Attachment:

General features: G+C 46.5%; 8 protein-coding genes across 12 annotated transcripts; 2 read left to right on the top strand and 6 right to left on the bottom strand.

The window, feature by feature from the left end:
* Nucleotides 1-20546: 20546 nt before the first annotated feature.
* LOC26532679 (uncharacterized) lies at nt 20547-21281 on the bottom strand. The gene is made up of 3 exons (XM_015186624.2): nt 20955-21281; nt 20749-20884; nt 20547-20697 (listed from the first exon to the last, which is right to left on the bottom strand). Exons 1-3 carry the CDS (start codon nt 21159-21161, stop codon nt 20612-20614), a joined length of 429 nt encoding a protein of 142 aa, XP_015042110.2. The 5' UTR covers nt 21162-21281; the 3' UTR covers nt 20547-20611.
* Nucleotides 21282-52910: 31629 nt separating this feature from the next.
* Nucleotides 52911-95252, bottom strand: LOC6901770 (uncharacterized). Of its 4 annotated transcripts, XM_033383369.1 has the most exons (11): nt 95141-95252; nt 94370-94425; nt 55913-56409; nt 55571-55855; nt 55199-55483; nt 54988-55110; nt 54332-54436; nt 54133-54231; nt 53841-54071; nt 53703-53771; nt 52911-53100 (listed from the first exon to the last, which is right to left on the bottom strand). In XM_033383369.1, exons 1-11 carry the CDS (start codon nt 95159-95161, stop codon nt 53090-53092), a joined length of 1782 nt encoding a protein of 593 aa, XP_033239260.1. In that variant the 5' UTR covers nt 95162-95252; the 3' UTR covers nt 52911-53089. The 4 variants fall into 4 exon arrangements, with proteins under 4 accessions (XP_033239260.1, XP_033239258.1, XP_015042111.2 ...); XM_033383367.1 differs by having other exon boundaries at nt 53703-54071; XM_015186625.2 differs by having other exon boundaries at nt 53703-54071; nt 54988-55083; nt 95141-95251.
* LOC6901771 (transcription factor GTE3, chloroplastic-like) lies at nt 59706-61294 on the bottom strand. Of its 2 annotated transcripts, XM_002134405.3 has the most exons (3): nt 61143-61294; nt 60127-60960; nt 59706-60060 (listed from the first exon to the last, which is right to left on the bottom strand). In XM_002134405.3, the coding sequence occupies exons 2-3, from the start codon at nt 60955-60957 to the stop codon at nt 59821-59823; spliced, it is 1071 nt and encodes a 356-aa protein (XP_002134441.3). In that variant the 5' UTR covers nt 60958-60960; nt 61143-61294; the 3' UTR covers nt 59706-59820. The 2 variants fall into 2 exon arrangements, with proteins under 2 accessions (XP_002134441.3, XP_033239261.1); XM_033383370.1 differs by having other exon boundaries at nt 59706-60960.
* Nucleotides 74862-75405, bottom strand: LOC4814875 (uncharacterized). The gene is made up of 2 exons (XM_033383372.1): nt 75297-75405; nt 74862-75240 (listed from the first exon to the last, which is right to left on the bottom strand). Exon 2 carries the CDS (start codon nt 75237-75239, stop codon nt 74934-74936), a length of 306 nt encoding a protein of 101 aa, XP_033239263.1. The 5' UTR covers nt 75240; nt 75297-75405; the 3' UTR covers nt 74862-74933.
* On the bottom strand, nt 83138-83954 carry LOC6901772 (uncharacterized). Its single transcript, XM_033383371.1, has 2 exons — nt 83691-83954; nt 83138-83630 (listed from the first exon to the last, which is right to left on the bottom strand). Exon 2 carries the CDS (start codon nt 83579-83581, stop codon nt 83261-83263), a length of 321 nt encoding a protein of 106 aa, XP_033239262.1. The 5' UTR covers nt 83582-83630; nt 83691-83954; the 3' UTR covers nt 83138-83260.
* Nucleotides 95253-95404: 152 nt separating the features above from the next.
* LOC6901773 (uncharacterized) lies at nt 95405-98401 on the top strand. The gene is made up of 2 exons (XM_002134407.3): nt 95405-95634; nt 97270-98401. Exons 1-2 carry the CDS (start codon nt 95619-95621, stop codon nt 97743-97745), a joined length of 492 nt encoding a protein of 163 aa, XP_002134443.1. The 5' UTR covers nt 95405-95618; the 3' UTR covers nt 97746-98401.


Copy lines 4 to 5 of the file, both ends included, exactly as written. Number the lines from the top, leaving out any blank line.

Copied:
* LOC26532679 (uncharacterized) lies at nt 20547-21281 on the bottom strand. The gene is made up of 3 exons (XM_015186624.2): nt 20955-21281; nt 20749-20884; nt 20547-20697 (listed from the first exon to the last, which is right to left on the bottom strand). Exons 1-3 carry the CDS (start codon nt 21159-21161, stop codon nt 20612-20614), a joined length of 429 nt encoding a protein of 142 aa, XP_015042110.2. The 5' UTR covers nt 21162-21281; the 3' UTR covers nt 20547-20611.
* Nucleotides 21282-52910: 31629 nt separating this feature from the next.